Gold farmers try to take their game onto guild web sites

Eric Vice
E. Vice|01.22.08

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Last week I wrote about my harrowing experience of finding a gold farmer in one of my instant messaging windows. Apparently somebody "in one of those countries" (I'm slapped on the wrist every time I single-out China) must have swallowed a creativity pill. Just when I thought there was nothing new on the horizon, Aleeyah from Livejournal posted an article -- complete with screenshot -- of an odd in-game e-mail that was received from someone we can fairly safely assume is in the professional gold farming business.

The written English in the in-game message is nearly bad enough to send one of my editors into a seizure. It's almost bad enough you can't understand it at all. The bare essentials that I can (barely) glean from the message is that the farmers are now offering gold to guilds in exchange for advertising.

Why would they do this? As I said in my last article on this subject, I think they're losing on the home front. I think their current marketing techniques are not bringing the level of revenue that they want. I think more and more people are discovering just how easy it is to right-click a spammer when they're checking their mail, silence the spam, and have the feel-good feeling of knowing they've done something right for their community. I know I do it all the time. I won't go as far as to call Blizzard's anti-spam tactics a flourishing success, but as the old saying goes "If you can't beat 'em, wear 'em down," and I think that's exactly what is starting to happen.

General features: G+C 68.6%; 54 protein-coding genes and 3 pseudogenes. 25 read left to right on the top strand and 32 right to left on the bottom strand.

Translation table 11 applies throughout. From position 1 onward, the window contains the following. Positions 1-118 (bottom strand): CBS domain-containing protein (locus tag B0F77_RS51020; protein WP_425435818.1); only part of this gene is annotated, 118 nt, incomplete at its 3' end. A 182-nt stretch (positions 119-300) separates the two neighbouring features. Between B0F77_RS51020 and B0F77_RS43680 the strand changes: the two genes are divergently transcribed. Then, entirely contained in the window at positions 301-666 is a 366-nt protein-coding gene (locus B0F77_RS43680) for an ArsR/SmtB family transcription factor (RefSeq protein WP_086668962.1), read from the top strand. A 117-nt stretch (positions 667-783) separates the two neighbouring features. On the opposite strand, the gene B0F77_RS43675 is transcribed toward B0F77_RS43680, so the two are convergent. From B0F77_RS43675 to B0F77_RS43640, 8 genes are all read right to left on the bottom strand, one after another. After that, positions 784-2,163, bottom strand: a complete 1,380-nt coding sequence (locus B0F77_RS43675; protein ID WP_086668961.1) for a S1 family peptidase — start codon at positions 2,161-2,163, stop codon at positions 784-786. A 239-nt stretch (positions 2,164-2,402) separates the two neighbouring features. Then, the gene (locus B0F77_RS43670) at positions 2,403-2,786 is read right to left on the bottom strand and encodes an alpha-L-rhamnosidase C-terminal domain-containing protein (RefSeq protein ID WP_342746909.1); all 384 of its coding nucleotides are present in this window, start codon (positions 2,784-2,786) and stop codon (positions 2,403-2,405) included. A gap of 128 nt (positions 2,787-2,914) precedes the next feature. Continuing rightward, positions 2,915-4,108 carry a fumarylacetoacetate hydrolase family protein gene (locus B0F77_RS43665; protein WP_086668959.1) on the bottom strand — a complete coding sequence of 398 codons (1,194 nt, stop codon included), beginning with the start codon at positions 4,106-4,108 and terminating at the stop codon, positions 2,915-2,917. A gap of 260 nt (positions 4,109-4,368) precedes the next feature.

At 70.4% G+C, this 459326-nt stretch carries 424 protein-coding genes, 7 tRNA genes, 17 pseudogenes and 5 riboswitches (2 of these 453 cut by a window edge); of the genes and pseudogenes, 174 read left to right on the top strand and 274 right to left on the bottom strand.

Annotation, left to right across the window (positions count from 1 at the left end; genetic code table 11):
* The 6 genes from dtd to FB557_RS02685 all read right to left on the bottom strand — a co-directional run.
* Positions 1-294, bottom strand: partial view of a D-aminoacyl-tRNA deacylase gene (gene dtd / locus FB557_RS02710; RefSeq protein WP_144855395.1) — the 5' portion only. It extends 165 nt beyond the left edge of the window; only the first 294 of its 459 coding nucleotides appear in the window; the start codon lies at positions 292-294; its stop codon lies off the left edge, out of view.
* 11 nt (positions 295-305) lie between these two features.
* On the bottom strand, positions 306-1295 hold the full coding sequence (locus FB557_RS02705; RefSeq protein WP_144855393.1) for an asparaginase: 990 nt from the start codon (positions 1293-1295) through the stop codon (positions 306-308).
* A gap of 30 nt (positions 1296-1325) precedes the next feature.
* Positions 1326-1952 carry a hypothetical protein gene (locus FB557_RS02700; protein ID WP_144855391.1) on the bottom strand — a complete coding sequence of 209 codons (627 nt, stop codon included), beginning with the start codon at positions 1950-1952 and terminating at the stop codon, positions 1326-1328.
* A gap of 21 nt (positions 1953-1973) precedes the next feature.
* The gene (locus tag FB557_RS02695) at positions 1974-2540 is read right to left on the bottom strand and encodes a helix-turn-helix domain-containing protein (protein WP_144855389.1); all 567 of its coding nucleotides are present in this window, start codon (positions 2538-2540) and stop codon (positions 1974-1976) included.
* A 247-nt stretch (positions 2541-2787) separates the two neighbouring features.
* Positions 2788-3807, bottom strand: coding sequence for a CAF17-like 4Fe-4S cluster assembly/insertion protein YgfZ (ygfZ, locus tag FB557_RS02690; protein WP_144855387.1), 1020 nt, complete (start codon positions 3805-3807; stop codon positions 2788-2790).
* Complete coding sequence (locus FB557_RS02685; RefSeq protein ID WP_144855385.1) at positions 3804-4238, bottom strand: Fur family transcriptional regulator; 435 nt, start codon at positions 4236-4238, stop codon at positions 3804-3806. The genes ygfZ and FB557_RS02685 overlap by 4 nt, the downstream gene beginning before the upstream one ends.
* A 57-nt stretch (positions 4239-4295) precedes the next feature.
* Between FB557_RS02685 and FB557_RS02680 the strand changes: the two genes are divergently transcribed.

So if real-money transactions are frowned upon by Blizzard and prosecuted by Blizzard, why wouldn't they just try and move their advertising medium to neutral ground? Sure, there are lots of guilds that will have nothing to do with selling their corporate souls to the devil in this manner. You can rest assured however that there are also lots that would jump at an opportunity like this that could pay for all their bank tabs for nothing more than a measly advertisement on their guild web site. It does bring up the interesting question however, of whether a guild that supported a gold farming business financially could potentially face retribution from Blizzard. While I can't see a guild getting banned en masse for this, it would sure be a wakeup call if such a guild logged in to find their tag gone along with all their guild bank slots and contents.

Does this mean that the spamming around the Ironforge and Orgrimmar mailboxes is going to let up? Not likely, or at least not very much. It just means "these people" have found yet another way to devastate our server economies for their own profit.
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